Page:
The church, in response, counter-sued its former pastors and now The Fourth Estate for the fallout.
In its statement of claim, the LCI said the relationship between the church and its founder, Bishop Dag Heward-Mills, was inseparable.
Bishop Heward-Mills, the medical doctor who dropped the stethoscope for the cross in 1991, preaches unalloyed loyalty—one the resigned pastors now claim took the better part of their lives in exchange for compensations that did not reflect the church’s own policies.
LCI’s case against The Fourth Estate
The church claimed that The Fourth Estate’s publication meant that the LCI was engaged in a “long term deceptive agenda of inducing its employees and volunteers into untoward reliance on the plaintiff and so succumbing to subservient dependence on the plaintiff.”
The LCI also claimed the publications sought to suggest that the church was “not only intolerant but extremely callous, insensitive, inconsiderate and cold-hearted in its treatment of and abandonment of its volunteers and employees with exacting demands calculated to hound them out of their posts.”
“In the immediate aftermath of the publications there was a complete uproar in the plaintiff’s [Lighthouse] branches throughout Ghana with many of the members completely horrified and threatening to leave the church, which some actually did,” LCI also claimed its defamation suit.
The LCI claimed The Fourth Estate’s stories had profit motives and was launched “within a media space of fierce competition for attention in which the more sensational a story is, the more readership and consequent financial gain.”
The Fourth Estate defence
The Fourth Estate said far from being the money-making machine the LCI claimed, the platform was a non-profit publication. This explains the absence of an opportunity for advertisement or advertorials on the website.
The defence explained that at all times the publications were reliant “on facts contained in arranged interviews, other official documents and a body of correspondence between officers of plaintiff [LCI] including its Human Resource outfit, and plaintiff’s founder and leader on the one part and [the] said former employees of plaintiff and consultants/ advisors on other the part, and formal complaints to the Social Security and National Insurance Trust (SSNIT).”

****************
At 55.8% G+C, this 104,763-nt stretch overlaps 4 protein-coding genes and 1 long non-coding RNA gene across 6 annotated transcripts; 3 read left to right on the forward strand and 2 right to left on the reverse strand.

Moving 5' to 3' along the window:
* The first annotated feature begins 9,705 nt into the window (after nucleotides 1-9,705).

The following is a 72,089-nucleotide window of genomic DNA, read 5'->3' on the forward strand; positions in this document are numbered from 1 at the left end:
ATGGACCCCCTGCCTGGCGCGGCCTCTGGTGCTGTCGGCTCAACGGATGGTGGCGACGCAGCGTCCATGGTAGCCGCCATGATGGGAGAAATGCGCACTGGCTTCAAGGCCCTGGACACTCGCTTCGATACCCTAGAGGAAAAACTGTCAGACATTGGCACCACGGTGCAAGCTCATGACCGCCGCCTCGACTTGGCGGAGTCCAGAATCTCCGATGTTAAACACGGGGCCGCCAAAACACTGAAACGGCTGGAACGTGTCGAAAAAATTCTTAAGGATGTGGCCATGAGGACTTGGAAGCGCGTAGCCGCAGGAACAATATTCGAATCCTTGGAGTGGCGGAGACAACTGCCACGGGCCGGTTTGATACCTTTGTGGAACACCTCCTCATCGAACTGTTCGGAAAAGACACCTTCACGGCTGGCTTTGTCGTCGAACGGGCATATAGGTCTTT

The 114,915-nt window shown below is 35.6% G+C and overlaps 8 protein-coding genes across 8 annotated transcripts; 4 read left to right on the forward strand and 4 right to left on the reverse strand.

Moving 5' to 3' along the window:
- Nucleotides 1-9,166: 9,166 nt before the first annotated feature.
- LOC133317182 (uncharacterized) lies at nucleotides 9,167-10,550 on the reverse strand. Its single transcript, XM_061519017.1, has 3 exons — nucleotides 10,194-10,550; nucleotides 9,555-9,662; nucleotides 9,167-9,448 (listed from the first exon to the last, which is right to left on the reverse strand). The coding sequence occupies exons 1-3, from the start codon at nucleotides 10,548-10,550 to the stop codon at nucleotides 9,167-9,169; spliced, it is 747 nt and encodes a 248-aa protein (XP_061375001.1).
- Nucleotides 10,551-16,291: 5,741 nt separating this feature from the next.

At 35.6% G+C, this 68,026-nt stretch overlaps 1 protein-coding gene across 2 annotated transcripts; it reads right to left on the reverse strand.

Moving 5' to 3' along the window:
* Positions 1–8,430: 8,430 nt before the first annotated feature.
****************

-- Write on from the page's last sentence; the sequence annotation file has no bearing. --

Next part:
It also grounded the stories as qualifying for privilege and public interest, citing reasons including the fact the matters were subject to ongoing litigation in the High Court, and that they were based on the outcome of investigations by The Fourth Estate.
The defence also said the issues were of significant public interest. It said the LCI had an immense public status and asserted a lot of influence and that a critique of non-compliance of the LCI with the Pensions Act in defaulting to pay the contribution of its employee was a matter of legitimate public concern and fair comment.
The Fourth Estate’s lawyers also reasoned that the publications also qualified to be fair comment/ opinion.
It argued that what the church was seeking was “an unconstitutional censorship in the nature of a gagging order against the defendant having failed in its attempts to dictate what in its view ought to be the accepted professional standards of journalism, dictate the content and control the editorial direction of [the] said publication.”
The defence said the LCI’s chief aim was an attempt “in a game of chance to use this suit to unlawfully shackle the defendants and prevent them from exercising their lawful professional duties in what in commonly known in jurisdictions, including the United States of America as SLAPP (Strategic Lawsuit Against Public Participation).”
The case is yet to be called in court.